Of those who are in the planning stages for relocation, the statistics show two dramatic shifts when divided by age group.
The first is that all age groups, except those 18-24, whose numbers collapsed and were too small to appear in this sample as had been the case with those over 70 in 2009, have jumped above the comparable results in 2007 and 2009.
The second, even more obvious, is that those 25-34 have risen to an astonishing level of 5.1%, roughly one in 20. That is an unprecedented upward shift from all our surveys for all age groups.
This is the first of two points I think need emphasis in this post. The 25-34 age group’s primacy is, in my mind, both bad news in the short term for the US, but potentially good news in the long term. Whether that potential is realized cannot be known now, but it cannot be ignored.
This age group is made up of adults and that must never be forgotten by those, like myself, who are much older. But these adults are better educated than their parents and grandparents, more widely experienced in many respects, and far more mobile. They include many who will be the successful entrepreneurs who create the new products, services, and businesses of the future.
I would suggest that those who are willingly to pack their bags and leave their home nation are also those who are the “risk-takers” and include many of the most creative people in US society. They may only be 5.1% of their age group, but their percentage of those in their age group with this sort of motivation and outlook is likely to be much, much higher. No nation is well-served if these are the people who choose to leave. They are among the most energetic and productive segments of any society, anywhere.
However, this age group is also one of the most “globalized”. For them the global perspective comes much more naturally than it does for older age groups, many of whom are still struggling to understand the changes in the global environment, if they are truly trying at all. This age group has lived those changes and knows them as normal, just part of life. They do not sit and reminisce about the “good old days”; they are looking and working to create their own “good new days” and that requires dealing with today’s reality and trends.
They also represent great potential for the US in years and decades to come. By virtue of their overseas experience, they will know global markets better than their age peers at home. They will pick up new skills, new understandings, new ideas as they work in other nations. They will create businesses overseas that may well be supplied by American firms. They will work for American firms in other nations and benefit the US in that manner. Many will eventually return to the US, bringing their talents and experience gained elsewhere back to benefit their home nation.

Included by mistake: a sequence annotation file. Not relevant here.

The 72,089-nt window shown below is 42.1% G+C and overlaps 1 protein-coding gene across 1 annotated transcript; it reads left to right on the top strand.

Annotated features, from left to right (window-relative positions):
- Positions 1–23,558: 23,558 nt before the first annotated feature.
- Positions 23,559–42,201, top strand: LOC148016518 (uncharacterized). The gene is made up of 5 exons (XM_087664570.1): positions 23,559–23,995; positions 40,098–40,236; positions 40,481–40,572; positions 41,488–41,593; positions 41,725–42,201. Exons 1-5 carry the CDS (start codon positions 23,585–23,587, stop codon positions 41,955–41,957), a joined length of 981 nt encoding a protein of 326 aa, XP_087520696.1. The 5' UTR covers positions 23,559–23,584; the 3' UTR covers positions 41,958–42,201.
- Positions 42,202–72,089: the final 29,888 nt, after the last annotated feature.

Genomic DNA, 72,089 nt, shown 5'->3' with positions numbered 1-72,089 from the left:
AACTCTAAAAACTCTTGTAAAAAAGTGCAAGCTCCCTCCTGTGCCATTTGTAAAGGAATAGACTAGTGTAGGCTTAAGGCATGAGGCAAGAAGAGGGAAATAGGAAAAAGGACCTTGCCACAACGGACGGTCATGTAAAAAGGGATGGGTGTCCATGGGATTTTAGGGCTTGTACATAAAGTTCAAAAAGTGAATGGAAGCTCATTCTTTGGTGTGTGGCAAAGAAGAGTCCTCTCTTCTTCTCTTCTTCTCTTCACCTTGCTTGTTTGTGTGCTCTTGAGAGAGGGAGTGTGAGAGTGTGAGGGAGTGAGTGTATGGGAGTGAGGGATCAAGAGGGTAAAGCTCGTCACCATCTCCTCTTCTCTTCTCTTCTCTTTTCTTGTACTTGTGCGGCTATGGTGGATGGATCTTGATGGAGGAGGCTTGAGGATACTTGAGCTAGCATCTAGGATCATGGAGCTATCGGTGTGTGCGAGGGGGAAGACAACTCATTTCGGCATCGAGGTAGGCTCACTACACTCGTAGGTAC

I have had Indian friends for years. Many came to the US to study and stayed to become citizens, work, and start businesses that have greatly benefited the US. They came looking for opportunities they could not find at home. Now middle-aged, many are returning to India or seriously considering it for exactly the same reason. They are looking for opportunities.
I have met many of these younger American adults who have relocated overseas. The overwhelming majority are not migrating; they are not seeking citizenship outside the US. They are relocating and that is a major difference between them and my Indian friends. As long as that is the case, they can return to the US at any time and assist in building their home nation directly. Retaining their US citizenship is a very positive sign. God forbid we ever give them reason to reconsider that.
Now on to the second point I would like to offer at this post.
There are reasons for dividing up the total respondents into the age groups shown in the graph above. They roughly represent different “stages” of life in the American context. However, two of them are especially small: those 18-24 and those 70 and older. Due to their comparatively small size, let’s combine each of them with their “neighbor” age group. Then we have 18-34, 35-54 and 55 and older.
These three groups are not equal in size (35-54 is the largest at an average 41%, followed by 55 and older at an average 33%, followed by 18-34 at an average 26%). They don’t change the “story” of the first graph, but they do represent a more “balanced” view by replacing the visual impact of the two small groups at either end, but still including them in the totals.
To me, the most noticeable effect is to emphasize the relative “youth” of those most likely to be at the planning stage in both 2007 and 2011, but also the fact that 2009 was a bad year. Our survey was done in March of that year when not only was the housing crisis well-known, but the stock market hit lows; the Dow Jones Industrial Average fell below 6,700 for example. The mood was dark and all three age groups were equally depressed. The crisis continues, the mood has certainly not lightened much, if at all, but now more and more people are looking for opportunity where they can find it and, for a growing number, that is outside the US.
And if you think the 18-24 age group is now completely out of the picture, I suggest you take a look at their interest level.
Younger adults have come roaring back in 2011, but you can also see that the middle-aged and older adults have dramatically increased as well. In the final analysis, although age is a factor, this is a phenomenon that goes beyond mere age. It is a generalized social trend at all age levels. But its impact is especially notable among those Americans most critical to America’s future.